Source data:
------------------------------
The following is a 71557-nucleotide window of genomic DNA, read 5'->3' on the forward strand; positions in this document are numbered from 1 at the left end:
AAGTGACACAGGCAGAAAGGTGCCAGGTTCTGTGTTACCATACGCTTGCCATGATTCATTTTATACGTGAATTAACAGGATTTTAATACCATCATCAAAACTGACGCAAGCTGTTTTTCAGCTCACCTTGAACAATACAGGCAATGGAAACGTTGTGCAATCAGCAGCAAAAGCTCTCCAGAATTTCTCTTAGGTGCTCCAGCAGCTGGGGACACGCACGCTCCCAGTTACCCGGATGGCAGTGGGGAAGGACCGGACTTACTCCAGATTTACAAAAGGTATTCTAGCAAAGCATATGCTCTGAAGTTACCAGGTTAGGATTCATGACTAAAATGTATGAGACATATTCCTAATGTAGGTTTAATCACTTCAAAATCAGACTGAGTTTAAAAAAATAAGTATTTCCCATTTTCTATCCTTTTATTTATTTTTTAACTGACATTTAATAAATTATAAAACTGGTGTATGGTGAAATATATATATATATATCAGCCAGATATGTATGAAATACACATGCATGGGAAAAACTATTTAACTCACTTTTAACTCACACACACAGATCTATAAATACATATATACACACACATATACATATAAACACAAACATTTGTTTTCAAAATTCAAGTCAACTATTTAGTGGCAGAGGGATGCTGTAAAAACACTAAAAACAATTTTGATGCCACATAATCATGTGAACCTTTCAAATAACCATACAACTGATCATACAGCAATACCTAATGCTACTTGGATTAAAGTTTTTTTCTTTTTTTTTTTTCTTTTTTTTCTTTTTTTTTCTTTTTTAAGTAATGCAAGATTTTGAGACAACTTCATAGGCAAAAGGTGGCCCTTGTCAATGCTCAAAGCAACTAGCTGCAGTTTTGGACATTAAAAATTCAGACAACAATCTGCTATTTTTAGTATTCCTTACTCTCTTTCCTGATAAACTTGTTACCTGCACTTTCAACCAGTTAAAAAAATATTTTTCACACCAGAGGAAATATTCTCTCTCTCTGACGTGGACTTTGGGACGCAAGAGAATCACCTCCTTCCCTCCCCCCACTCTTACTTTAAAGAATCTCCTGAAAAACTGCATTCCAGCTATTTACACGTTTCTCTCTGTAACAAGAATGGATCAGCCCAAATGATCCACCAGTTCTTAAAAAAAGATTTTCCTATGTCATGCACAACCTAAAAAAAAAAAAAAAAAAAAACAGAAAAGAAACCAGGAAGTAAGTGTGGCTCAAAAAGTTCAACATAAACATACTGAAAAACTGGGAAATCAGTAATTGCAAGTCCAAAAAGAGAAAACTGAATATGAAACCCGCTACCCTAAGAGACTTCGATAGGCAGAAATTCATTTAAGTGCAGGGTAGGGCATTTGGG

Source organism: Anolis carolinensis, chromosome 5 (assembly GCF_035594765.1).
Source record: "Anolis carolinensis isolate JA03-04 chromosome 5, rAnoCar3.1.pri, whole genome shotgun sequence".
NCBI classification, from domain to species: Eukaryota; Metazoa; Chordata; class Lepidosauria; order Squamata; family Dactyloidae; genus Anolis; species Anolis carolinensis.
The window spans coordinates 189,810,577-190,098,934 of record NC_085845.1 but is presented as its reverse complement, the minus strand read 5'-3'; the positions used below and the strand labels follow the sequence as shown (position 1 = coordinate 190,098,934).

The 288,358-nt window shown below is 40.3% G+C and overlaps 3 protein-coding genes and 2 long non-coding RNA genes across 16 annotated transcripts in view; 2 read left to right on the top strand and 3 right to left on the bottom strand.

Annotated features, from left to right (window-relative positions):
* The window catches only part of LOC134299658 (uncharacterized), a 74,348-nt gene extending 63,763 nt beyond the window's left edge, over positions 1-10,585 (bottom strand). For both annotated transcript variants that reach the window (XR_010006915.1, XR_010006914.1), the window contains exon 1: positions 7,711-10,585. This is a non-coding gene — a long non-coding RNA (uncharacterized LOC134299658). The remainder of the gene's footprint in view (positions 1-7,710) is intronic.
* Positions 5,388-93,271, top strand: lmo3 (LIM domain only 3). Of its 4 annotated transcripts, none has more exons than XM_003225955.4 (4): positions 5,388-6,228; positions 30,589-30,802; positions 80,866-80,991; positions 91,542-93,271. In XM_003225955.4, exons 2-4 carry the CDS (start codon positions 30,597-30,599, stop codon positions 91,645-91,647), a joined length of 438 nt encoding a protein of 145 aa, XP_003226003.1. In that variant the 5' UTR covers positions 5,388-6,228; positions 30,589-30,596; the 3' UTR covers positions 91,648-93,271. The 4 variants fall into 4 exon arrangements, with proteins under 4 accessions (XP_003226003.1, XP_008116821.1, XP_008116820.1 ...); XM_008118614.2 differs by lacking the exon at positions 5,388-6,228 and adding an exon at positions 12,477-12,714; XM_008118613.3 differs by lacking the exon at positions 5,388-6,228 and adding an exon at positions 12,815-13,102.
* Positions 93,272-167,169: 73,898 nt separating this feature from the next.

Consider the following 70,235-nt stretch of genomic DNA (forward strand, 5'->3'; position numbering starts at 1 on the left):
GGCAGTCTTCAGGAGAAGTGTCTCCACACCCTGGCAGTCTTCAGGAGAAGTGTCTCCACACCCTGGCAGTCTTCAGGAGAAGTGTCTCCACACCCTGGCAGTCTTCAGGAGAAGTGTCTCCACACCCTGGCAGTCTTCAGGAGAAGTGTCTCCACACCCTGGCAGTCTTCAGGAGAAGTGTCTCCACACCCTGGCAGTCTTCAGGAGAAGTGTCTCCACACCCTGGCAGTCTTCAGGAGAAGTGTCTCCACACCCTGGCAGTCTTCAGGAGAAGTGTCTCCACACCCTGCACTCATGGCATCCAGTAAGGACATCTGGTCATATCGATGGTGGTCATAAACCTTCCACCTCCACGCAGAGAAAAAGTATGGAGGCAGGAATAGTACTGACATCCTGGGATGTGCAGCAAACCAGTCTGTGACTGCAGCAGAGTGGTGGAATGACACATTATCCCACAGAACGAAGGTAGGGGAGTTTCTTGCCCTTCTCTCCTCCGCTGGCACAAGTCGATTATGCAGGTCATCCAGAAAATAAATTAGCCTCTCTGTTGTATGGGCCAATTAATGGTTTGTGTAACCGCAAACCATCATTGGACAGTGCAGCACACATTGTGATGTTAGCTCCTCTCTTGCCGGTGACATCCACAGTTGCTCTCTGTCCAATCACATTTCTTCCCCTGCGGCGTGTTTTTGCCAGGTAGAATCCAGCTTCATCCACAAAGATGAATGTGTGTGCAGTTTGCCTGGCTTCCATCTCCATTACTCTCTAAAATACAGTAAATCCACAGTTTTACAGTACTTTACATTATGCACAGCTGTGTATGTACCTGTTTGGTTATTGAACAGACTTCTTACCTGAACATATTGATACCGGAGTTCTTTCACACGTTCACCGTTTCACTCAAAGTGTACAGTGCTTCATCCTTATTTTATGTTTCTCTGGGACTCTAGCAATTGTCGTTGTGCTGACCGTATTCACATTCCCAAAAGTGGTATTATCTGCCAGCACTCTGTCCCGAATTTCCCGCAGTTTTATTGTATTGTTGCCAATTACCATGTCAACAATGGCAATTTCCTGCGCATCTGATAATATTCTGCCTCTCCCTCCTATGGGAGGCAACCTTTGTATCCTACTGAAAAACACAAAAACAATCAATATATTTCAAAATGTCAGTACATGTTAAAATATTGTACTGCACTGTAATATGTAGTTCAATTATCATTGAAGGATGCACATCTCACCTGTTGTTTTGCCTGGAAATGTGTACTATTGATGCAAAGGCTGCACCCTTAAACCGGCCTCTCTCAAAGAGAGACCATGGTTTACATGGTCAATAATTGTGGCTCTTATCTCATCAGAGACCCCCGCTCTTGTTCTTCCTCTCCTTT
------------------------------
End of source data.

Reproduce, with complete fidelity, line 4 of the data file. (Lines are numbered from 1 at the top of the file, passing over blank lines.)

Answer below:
Source record: "Anolis carolinensis isolate JA03-04 chromosome 5, rAnoCar3.1.pri, whole genome shotgun sequence".